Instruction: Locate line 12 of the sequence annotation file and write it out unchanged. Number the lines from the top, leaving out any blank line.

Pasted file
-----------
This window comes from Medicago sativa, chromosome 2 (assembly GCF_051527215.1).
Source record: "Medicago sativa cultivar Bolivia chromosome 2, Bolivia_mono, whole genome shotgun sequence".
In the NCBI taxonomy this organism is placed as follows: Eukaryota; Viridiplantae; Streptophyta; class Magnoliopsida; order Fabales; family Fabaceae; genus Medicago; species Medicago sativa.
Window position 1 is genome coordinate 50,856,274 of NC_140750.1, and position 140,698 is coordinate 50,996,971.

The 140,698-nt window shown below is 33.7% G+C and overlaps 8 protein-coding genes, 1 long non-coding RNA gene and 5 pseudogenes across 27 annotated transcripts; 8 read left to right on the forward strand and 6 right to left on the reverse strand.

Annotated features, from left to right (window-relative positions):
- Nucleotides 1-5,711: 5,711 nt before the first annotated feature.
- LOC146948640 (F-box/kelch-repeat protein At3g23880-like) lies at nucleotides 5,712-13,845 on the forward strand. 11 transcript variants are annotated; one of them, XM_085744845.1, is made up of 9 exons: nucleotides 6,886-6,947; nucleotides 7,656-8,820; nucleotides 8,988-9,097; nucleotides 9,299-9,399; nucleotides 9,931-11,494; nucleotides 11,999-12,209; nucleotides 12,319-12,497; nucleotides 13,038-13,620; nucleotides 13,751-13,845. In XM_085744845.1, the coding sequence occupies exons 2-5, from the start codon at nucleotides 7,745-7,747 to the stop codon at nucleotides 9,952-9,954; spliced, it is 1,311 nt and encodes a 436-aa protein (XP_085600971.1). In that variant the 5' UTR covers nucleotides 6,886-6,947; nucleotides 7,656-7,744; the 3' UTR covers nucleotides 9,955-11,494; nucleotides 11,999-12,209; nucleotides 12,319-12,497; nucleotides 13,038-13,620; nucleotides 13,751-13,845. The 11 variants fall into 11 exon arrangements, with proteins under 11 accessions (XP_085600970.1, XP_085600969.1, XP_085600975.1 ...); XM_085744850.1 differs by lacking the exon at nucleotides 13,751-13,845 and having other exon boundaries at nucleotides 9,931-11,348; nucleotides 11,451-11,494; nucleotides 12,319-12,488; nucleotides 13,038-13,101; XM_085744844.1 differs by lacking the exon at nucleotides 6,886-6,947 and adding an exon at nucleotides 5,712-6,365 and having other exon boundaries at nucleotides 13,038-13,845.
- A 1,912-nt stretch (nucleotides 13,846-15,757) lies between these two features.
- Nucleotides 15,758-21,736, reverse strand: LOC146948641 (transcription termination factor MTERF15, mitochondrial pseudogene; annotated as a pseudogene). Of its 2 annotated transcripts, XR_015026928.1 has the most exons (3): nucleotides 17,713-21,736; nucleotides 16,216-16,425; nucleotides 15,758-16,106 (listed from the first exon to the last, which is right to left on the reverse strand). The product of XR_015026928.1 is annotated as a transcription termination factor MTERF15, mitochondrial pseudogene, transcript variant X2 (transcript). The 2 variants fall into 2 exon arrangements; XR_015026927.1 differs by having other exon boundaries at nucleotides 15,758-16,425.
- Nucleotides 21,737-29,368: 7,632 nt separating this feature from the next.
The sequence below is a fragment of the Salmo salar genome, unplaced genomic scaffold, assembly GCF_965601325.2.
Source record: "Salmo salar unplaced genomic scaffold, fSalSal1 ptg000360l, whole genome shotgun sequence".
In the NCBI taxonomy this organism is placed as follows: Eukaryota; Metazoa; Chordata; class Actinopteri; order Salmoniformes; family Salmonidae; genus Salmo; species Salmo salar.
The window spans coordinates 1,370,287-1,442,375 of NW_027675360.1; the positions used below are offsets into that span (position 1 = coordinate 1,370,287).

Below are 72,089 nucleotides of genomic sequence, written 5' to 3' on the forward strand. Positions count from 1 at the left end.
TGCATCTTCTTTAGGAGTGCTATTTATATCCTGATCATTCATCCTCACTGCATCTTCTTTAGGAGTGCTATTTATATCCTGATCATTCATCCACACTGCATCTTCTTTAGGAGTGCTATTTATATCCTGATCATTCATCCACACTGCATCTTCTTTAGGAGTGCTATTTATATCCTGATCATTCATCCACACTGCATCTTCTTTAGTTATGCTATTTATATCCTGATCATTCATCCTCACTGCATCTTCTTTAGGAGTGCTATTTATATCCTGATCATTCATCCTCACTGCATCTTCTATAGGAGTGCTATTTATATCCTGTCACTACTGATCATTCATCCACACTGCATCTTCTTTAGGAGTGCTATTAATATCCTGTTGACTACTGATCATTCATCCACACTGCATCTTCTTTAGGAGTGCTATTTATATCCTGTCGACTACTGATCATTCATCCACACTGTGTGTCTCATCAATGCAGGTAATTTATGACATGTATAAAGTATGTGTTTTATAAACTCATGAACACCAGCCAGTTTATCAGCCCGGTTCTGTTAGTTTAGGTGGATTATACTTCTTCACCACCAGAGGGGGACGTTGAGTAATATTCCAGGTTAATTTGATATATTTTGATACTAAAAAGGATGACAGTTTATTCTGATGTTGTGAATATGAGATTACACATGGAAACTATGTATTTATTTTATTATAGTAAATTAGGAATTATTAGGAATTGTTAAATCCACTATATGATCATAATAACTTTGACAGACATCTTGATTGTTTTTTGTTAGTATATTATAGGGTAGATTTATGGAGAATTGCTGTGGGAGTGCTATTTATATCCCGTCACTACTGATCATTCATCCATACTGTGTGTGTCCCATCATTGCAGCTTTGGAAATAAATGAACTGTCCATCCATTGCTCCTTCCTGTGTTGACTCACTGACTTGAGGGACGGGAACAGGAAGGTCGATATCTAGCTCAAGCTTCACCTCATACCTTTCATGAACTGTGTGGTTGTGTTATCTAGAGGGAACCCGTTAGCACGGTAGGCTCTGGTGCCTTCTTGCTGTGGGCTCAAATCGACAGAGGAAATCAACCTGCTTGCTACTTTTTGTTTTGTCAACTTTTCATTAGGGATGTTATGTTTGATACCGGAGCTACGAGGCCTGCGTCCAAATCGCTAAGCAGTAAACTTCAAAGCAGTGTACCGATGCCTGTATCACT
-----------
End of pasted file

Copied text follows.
The sequence below is a fragment of the Salmo salar genome, unplaced genomic scaffold, assembly GCF_965601325.2.